Major-General Peter Osterhaus’ Fifteenth Corps also had two assignments. In the advance, First and Second Divisions were to proceed towards Irwinton, reaching for Ball’s Ferry. Behind, Third and Fourth Divisions would guard Gordon to protect the Right Wing’s trains and rear. With knowledge gained about Jackson’s Ferry, by the end of the day Ball’s Ferry became a critical objective for the entire wing.
That morning, Major-General Henry C. Wayne had delayed the Right Wing for a day and the 24th would make it two full days. However, Wayne’s reports to Savannah indicated the situation was dire. At around 9 p.m., Wayne reported the Federals had destroyed much of the trestle on the west side of the Oconee, but he still held the east bank. He was concerned about the size of the Federal force, “The enemy are in heavy force on the other side. I believe I have more than Kilpatrick’s division in front of me.” Major Alfred Hartridge, commanding an independent Confederate Army detachment assigned to the Oconee Bridge, discounted Wayne’s assessment, “The force of the enemy is, in my opinion, exaggerated. I do not think there are more than 800 men.” While not contradicting Wayne, Hartridge did perform a valuable action that day. His troops destroyed the bridges over Buffalo Creek to the north of Oconee. This would block any potential attempt to flank the Confederate position from the north… which was what Howard had suggested that very day.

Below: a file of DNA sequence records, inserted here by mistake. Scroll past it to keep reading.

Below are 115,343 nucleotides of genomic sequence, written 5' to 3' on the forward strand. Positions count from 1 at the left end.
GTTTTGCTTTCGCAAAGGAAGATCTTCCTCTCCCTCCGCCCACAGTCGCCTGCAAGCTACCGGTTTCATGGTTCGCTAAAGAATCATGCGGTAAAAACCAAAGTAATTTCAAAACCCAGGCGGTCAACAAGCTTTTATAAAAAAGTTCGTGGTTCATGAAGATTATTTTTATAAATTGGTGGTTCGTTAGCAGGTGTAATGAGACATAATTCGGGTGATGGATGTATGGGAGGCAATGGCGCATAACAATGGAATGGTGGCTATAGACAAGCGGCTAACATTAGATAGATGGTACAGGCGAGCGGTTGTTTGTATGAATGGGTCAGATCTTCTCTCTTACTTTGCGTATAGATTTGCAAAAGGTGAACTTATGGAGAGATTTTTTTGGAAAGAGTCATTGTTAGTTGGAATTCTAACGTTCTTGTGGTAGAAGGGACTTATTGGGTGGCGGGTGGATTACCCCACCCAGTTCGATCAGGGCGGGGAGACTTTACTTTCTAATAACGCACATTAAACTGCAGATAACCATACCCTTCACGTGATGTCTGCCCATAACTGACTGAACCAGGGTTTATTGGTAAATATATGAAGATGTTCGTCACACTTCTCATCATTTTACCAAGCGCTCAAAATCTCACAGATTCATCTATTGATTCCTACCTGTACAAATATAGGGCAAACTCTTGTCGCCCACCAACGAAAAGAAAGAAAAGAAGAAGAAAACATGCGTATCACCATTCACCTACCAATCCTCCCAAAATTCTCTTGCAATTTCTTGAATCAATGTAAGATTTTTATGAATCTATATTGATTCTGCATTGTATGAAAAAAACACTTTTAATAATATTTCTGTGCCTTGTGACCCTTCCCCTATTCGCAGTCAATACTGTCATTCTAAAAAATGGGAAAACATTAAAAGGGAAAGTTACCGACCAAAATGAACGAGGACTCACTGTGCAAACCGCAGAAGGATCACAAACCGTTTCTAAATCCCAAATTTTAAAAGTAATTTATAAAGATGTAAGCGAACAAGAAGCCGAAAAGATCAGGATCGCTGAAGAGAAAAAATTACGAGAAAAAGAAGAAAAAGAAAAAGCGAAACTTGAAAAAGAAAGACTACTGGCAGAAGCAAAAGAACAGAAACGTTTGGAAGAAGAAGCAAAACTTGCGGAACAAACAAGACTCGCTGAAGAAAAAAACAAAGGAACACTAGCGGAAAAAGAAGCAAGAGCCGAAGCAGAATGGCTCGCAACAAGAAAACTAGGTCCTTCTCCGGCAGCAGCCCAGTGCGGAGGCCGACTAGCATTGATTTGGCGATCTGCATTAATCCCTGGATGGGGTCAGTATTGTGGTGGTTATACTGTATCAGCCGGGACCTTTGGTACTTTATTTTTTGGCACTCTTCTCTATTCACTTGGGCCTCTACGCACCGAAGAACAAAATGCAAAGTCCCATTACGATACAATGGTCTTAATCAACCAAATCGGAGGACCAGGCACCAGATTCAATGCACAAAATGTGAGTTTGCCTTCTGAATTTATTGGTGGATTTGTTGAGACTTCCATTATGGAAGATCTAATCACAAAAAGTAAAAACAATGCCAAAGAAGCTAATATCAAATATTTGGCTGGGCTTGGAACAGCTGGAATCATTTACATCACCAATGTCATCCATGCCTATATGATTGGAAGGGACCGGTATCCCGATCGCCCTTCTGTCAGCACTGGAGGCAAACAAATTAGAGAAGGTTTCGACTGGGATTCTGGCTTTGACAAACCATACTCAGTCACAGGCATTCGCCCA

South of the Oconee Bridge, Major-General Joseph Wheeler’s cavalry completed their crossing of the river near Dublin and were marching north. Out of position to threaten the Right Wing’s rear, Wheeler was, however, in position to aid Wayne. But other than the remainder of Brigadier-General Joseph Lewis’ Orphan Brigade, Wheeler sent no reinforcements to Wayne. Wheeler was more concerned about getting to Sandersville and from there preventing any move on Augusta.
Major-General William Hardee, arriving in Savannah from his round-about journey from Macon, now took charge of the threatened sector. He directed supplies to Wayne and gave orders to Wheeler. And then Hardee rode the Georgia Central Railroad out to Tennille to counsel with Wayne.
Also arriving in “theater” was General P.G.T. Beauregard. Though remaining in Macon, he approved the transfer of the Georgia State Troops and other formations from that town to help Hardee further east. Major-General Gustavus Smith would recall that route went, “by rail to Albany; thence march to Thomasville; thence by rail to Savannah.” Troops that had seen a terrible day on the field outside Griswoldville would see further action before the month ended. This queues up a sidebar post about those Georgia railroads.
(Citations from OR, Series I, Volume 44, Serial 92, pages 272, 414, 532, 536, and 892.)